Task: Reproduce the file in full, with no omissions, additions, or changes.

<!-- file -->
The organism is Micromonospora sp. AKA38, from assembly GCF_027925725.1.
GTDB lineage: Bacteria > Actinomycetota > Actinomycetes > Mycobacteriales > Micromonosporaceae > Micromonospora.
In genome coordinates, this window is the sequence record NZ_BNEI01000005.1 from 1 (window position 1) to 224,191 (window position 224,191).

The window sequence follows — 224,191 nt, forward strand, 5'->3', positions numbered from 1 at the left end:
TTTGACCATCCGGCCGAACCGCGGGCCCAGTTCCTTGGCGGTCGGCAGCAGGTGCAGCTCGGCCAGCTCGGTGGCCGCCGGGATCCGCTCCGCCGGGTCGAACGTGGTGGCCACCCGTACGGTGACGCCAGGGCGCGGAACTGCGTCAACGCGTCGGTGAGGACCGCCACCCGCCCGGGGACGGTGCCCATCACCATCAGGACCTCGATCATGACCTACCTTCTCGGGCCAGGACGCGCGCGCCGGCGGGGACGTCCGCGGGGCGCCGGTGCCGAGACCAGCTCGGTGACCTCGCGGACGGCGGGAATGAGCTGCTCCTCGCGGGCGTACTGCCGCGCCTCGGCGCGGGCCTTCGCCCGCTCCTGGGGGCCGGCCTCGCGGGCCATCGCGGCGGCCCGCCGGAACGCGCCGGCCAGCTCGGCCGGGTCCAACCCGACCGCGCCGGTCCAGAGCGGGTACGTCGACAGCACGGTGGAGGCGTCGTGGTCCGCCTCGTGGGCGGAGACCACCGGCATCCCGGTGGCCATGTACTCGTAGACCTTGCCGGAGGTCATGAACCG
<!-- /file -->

The organism is Micromonospora sp. AKA38, from assembly GCF_027925725.1.
GTDB lineage: Bacteria > Actinomycetota > Actinomycetes > Mycobacteriales > Micromonosporaceae > Micromonospora.
In genome coordinates, this window is the sequence record NZ_BNEI01000005.1 from 1 (window position 1) to 224,191 (window position 224,191).

The window sequence follows — 224,191 nt, forward strand, 5'->3', positions numbered from 1 at the left end:
TTTGACCATCCGGCCGAACCGCGGGCCCAGTTCCTTGGCGGTCGGCAGCAGGTGCAGCTCGGCCAGCTCGGTGGCCGCCGGGATCCGCTCCGCCGGGTCGAACGTGGTGGCCACCCGTACGGTGACGCCAGGGCGCGGAACTGCGTCAACGCGTCGGTGAGGACCGCCACCCGCCCGGGGACGGTGCCCATCACCATCAGGACCTCGATCATGACCTACCTTCTCGGGCCAGGACGCGCGCGCCGGCGGGGACGTCCGCGGGGCGCCGGTGCCGAGACCAGCTCGGTGACCTCGCGGACGGCGGGAATGAGCTGCTCCTCGCGGGCGTACTGCCGCGCCTCGGCGCGGGCCTTCGCCCGCTCCTGGGGGCCGGCCTCGCGGGCCATCGCGGCGGCCCGCCGGAACGCGCCGGCCAGCTCGGCCGGGTCCAACCCGACCGCGCCGGTCCAGAGCGGGTACGTCGACAGCACGGTGGAGGCGTCGTGGTCCGCCTCGTGGGCGGAGACCACCGGCATCCCGGTGGCCATGTACTCGTAGACCTTGCCGGAGGTCATGAACCG